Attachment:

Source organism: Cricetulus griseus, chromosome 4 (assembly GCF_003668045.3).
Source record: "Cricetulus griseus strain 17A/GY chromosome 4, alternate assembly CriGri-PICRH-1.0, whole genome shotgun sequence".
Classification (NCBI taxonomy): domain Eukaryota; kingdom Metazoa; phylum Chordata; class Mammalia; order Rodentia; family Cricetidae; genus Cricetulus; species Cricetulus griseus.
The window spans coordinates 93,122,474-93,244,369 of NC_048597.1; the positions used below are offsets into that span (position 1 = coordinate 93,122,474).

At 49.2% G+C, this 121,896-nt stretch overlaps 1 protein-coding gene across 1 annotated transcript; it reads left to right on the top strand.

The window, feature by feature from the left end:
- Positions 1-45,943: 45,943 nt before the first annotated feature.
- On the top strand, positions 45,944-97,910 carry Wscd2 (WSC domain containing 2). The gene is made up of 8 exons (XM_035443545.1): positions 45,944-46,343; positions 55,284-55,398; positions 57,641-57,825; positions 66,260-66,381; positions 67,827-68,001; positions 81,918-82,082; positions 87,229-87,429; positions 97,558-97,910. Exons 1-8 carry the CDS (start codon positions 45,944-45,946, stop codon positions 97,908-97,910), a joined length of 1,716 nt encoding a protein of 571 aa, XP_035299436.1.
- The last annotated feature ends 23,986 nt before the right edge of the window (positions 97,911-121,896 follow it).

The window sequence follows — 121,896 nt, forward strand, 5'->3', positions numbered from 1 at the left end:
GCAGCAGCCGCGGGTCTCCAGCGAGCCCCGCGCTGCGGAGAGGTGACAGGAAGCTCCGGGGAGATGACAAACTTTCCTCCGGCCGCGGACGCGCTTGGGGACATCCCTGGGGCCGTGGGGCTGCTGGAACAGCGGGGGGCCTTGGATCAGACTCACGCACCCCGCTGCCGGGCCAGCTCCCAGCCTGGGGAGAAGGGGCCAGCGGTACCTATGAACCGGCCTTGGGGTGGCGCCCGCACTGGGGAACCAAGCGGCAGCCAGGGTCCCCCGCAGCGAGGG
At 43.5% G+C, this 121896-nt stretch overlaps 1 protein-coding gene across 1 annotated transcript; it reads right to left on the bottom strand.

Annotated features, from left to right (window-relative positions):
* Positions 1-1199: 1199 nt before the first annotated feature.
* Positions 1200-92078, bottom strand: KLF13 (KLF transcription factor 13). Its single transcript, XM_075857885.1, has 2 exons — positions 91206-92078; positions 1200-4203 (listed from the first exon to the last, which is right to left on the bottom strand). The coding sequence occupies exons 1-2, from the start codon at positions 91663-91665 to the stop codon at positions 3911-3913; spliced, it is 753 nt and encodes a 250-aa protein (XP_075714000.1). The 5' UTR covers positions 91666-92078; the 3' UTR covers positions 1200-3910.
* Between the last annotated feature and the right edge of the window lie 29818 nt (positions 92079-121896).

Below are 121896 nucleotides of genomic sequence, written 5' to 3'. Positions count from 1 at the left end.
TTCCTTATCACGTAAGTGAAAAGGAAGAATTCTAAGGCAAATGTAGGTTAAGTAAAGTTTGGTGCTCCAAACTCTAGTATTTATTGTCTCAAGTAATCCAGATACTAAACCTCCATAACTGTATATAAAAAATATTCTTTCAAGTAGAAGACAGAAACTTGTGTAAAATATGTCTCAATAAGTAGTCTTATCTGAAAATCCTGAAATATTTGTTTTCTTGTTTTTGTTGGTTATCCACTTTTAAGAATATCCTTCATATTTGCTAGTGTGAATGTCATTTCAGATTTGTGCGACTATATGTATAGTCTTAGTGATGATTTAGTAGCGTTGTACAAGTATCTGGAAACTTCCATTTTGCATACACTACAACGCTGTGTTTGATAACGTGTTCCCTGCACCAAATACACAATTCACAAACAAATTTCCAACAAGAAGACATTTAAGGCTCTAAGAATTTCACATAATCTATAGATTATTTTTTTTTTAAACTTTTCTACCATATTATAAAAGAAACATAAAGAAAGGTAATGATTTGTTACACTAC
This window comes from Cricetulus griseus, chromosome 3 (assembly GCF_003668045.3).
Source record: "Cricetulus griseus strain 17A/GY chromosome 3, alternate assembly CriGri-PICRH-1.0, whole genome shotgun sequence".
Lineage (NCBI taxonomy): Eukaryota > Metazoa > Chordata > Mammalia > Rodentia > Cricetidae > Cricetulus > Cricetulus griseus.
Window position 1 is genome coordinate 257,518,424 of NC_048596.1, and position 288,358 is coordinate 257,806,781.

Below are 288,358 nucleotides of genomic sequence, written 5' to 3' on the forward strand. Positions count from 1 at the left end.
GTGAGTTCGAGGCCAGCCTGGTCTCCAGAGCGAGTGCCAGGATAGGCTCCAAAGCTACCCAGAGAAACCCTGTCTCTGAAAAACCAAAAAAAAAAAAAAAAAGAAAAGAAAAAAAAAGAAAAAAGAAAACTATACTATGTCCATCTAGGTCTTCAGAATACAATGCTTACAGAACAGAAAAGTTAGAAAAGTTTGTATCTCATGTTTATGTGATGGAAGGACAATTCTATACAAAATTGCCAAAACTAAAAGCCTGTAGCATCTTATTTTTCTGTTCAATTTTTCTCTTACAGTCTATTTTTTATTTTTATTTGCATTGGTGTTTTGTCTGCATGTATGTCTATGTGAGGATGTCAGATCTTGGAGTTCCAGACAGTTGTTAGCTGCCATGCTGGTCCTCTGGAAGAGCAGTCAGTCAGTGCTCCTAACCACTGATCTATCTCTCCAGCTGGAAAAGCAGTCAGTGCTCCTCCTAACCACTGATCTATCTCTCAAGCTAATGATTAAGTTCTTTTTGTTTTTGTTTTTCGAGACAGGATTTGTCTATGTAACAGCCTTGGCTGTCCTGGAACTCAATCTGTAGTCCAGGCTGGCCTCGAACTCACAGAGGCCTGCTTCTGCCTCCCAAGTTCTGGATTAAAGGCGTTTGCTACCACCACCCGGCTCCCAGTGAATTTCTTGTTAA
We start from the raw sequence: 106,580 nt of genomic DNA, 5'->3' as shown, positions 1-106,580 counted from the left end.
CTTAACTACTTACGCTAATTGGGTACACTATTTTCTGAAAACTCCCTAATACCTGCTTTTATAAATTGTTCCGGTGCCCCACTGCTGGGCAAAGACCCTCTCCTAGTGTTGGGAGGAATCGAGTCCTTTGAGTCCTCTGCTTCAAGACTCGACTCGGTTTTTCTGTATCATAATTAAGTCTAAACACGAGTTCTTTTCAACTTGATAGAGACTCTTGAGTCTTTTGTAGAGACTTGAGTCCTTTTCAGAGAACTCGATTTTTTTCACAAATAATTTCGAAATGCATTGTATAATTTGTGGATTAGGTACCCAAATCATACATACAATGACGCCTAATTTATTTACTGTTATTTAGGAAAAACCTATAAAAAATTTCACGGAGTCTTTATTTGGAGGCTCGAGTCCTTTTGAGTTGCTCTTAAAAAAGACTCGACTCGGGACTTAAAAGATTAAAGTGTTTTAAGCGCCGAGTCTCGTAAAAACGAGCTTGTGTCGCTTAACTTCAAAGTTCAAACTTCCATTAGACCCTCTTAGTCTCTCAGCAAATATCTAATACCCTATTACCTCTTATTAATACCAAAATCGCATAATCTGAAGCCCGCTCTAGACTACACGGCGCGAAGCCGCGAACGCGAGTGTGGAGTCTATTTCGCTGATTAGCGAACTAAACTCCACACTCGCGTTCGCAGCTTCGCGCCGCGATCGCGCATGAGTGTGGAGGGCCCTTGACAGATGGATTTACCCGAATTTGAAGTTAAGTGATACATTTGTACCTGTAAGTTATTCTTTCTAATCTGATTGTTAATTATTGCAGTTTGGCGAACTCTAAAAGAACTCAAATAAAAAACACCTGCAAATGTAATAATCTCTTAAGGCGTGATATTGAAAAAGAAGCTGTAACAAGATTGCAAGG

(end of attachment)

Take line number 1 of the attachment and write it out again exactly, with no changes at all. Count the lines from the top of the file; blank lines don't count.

Source organism: Cricetulus griseus, chromosome 4 (assembly GCF_003668045.3).